The Flaneur: Familiarity and Distance

Share on

This flat land haunts me. Yet here I am again, arraigned to stand trial with the past.

A personal history looms before me: the birds and landscapes are as familiar as my own reflection, but through years of distance we have othered each other, and now gaze at each other across the chasm of memory.

It has been so long since I’ve driven a car. Just sliding behind the wheel reignites thrills unfelt since adolescence – those first freedoms, being out on the endless roads of the midwest, a loner, an individual, full of American dreams and desires. I lower the windows, step on the accelerator and speed through the wheat fields, through pastures filled with grazing cattle and oil derricks under the Oklahoma sky.

It is only through alienation that I have come to see the holiness of American highways, so vast and full of dreams… The immensity and futility of all that concrete… So many finely constructed roads leading so hastefully to nowhere…

I pull off the highway and into a roadhouse called Big Dick’s to meet some hometown friends I haven’t seen in nearly a decade. Half the barstools are occupied by bikers, the other half by red-faced men in college football caps and large women in tight, rhinestoned Levis. I spot my friends in the corner and the first thing they say when I stroll over is “Holy Christ, Jennings, we thought we’d never see you again”.

We shake hands, embrace, then who I am and who I was sit down across the table from each other.

When last I left them in our late teens we were drunks, drug-addicted and living off our parents’ money. Now they are bearded, brawny, balding, with thick Oklahoma accents and wives and ex-wives and multiple children; all of them working in the booming Oklahoma oil and gas business, with few pursuits outside work and family besides beer and fishing.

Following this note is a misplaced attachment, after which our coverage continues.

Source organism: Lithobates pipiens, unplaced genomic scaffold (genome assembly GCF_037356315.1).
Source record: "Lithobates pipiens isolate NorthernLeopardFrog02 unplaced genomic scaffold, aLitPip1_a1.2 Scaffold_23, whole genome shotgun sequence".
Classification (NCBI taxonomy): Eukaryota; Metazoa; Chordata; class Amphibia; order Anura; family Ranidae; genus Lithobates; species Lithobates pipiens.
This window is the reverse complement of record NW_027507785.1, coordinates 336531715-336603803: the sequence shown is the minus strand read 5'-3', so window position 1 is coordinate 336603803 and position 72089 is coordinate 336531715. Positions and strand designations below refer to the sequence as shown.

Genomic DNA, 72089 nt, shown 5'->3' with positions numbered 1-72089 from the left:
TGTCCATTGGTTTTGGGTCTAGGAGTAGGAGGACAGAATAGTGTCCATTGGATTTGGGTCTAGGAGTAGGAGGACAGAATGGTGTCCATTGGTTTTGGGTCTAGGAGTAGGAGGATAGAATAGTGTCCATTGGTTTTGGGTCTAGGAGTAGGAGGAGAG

God, what different paths we’ve taken.

Over several beers we recollect our reckless adolescence (all those drugs and mischief it’s a wonder we’re still alive) before the questions about my life begin.

“So what’s it like over there?” they ask, over there here meaning everywhere outside Oklahoma. “Aren’t you ever afraid something will happen, I mean with all that stuff going on over there.”

But how to put over there into words? How to communicate eight years of experience?

I talk about of the beauty of over there, about how danger is usually an illusion, but as I try to conjure such distances I see their attention drifting, and return the conversation to something more familiar: our shared past in this flat and featureless land, where once we manufactured dreams in apartments soaked in whiskey and semen, where in truck beds in spring-soaked fields we once made plans to travel the world together.

As the conversation plods on into a discussion of oil and Thunder basketball I begin to recede. Now it is my mind that begins to drift. I want to say, “Where and when did I lose you, my brothers, and whom did you auction our dreams to? God knows I am lost – none is more lost than I – and what first drove me away may only be whispered by death, but you know, on the path of endless wandering the water may be hidden, but it is plentiful.”

Instead I sit there quietly, and as the night wears on I understand I too have lost a world, their world, the inherited world I abandoned, and though our lives still beat with the same forever-dying heart I see I have become the stranger in our native land.

Around midnight we shake hands and say goodbye, for another ten years perhaps, perhaps forever.


I drive through the eternal Oklahoma countryside, across the ringing plains, a horizon of wheat in all directions.

Everything I see gives birth to a memory:

It was down by that muddy riverbank I first tasted whiskey. In that pond there I caught my first catfish. In that field I discovered Woody Guthrie. At the end of that long, dead-end gravel road under the turnpike I lost my virginity in the back of a Volvo coupe. All of it so distant, yet so familiar.

So I drive, faster and faster up and down the dusty Oklahoma highways, as if outrunning all the lives I could have lived, driving nowhere, driving towards all the lives that still await me, towards a future that will turn out utterly different from anything we imagine, a future wholly undreamt of and without reason.

Share on